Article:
This is a guest post from Catherine Edwards, executive director of the Missouri Association of Area Agencies on Aging (MA4). In the photo above, Brandon Jones, assistant manager at the Columbia, Missouri, Verizon Wireless store, presents a check on behalf of Verizon's HopeLine initiative.
Domestic violence is abhorrent in every instance. But, when the abuse is directed at people who are older; who may have disabilities or problems with mobility; or who may be completely dependent on other people for the necessities of everyday life – the crime becomes even more insidious.
Such is the case with elder abuse. Elder abuse is physical, sexual, emotional, financial, or neglectful harm to an elder.
The consequences of abuse can be especially serious for older people because their bones are more brittle and recuperation takes longer. Even a relatively minor injury can cause serious and permanent damage. On a psychological level, seniors and people with disabilities may be socially isolated and physically and emotionally dependent on the perpetrator making it nearly impossible for them to report the abuse for fear of losing their last vestige of independence.
Last year, in Missouri, the Department of Health and Senior Services’ Elder Abuse and Neglect Hotline received 32,796 calls involving seniors and adults with disabilities – and estimates are that only 1 in 5 cases are actually reported.
That’s why the Missouri Association of Area Agencies on Aging (MA4), is doing something about this hidden face of domestic violence.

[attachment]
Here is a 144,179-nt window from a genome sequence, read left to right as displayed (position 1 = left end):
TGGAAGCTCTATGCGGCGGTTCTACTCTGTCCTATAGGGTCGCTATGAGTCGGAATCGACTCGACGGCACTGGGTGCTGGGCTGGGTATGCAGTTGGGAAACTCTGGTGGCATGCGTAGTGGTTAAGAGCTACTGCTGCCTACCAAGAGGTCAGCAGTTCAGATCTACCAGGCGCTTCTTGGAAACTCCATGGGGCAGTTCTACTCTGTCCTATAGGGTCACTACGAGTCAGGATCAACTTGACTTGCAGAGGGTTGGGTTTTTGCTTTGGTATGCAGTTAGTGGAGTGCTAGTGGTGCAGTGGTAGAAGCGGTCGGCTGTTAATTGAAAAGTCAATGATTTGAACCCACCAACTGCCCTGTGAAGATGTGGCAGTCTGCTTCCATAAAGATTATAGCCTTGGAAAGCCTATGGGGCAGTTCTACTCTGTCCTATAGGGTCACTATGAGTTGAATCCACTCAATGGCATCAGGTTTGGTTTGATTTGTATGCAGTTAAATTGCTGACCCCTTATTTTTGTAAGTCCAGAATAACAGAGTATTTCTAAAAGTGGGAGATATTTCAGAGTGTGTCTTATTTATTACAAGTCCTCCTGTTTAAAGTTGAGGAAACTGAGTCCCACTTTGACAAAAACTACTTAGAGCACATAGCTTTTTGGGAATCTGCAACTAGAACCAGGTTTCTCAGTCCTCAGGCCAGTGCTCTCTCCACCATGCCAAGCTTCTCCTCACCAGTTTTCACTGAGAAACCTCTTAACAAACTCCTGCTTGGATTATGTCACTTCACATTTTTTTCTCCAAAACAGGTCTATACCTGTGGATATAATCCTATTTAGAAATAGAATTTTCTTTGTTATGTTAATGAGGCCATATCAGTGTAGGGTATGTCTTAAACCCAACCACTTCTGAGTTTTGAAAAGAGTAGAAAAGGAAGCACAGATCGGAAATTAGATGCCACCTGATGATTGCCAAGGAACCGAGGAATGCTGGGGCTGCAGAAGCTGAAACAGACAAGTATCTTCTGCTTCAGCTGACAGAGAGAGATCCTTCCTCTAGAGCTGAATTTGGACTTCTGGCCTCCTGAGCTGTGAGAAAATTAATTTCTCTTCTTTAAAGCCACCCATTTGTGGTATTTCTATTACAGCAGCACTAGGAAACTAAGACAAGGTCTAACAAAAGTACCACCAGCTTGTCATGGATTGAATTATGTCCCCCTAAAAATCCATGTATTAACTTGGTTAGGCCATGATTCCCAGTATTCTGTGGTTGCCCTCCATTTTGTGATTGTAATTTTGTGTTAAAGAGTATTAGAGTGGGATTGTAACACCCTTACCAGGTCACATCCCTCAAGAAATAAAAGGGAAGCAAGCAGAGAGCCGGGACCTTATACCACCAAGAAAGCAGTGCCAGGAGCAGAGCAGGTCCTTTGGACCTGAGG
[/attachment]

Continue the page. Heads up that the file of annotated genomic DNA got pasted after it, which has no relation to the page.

With support from the HopeLine program from Verizon Wireless, MA4 provides training to its team of volunteers throughout the state. On a daily basis, volunteers from Missouri’s Area Agencies on Aging deliver meals and assistance to home-bound seniors. And when we do, we have the opportunity to talk with the seniors we serve. With proper training, our volunteers can help detect if an abusive situation exists – and we know whom to contact to help protect the person in potential trouble.
As the baby-boomer generation continues to age, the number of people over age 60 facing elder abuse situations will undoubtedly continue to grow. Now is the time for all of us to take a more pro-active interest in the health and stability of seniors in our communities who want to continue to live independently for as long as possible.
We salute Verizon Wireless for its efforts to prevent domestic violence and elder abuse in Missouri, and encourage everyone to become actively involved through the Area Agencies on Aging located in communities throughout the state.
On June 13, Brandon Jones met with me to present the Missouri Association of Area Agencies with a check for $5,000 from the HopeLine program. The funds will be used to provide elder abuse prevention and detection training to volunteers throughout the state.